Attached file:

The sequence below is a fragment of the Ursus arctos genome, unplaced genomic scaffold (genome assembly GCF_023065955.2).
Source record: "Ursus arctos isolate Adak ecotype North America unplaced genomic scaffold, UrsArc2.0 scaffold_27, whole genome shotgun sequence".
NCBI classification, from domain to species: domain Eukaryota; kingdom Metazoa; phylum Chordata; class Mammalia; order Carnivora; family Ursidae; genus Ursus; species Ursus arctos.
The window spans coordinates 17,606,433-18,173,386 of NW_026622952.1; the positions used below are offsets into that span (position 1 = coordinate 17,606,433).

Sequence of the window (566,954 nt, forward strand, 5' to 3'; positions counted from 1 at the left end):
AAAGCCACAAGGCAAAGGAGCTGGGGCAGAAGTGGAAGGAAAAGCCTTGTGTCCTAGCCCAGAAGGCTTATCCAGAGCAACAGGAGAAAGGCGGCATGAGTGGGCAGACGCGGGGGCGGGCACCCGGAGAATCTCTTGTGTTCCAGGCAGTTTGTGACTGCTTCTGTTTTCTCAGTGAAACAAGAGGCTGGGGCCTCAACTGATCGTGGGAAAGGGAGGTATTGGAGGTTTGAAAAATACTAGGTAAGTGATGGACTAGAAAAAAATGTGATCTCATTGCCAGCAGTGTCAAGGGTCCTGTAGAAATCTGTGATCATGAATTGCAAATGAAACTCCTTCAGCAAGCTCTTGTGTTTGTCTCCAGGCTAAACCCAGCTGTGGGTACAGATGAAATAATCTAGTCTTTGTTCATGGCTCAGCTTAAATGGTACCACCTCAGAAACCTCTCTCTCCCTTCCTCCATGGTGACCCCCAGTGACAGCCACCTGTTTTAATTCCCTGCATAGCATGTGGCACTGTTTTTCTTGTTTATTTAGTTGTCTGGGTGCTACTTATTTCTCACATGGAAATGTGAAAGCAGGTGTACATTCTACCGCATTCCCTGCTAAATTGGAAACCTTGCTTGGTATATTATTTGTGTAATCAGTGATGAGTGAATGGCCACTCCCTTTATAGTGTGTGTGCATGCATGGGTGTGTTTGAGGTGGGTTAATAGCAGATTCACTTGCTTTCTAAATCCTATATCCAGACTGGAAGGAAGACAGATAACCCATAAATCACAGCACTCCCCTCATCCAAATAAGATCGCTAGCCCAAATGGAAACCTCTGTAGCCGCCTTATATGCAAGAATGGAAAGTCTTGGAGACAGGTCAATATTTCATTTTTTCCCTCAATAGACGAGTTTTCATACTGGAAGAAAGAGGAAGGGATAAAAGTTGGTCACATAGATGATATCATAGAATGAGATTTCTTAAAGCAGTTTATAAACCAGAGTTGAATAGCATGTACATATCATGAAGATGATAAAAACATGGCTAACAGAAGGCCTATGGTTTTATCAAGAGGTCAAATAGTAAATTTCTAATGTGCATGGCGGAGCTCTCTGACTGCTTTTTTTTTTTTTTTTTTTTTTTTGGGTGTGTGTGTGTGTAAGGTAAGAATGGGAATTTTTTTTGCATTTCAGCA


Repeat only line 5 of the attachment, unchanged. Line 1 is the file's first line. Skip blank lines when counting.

Sequence of the window (566,954 nt, forward strand, 5' to 3'; positions counted from 1 at the left end):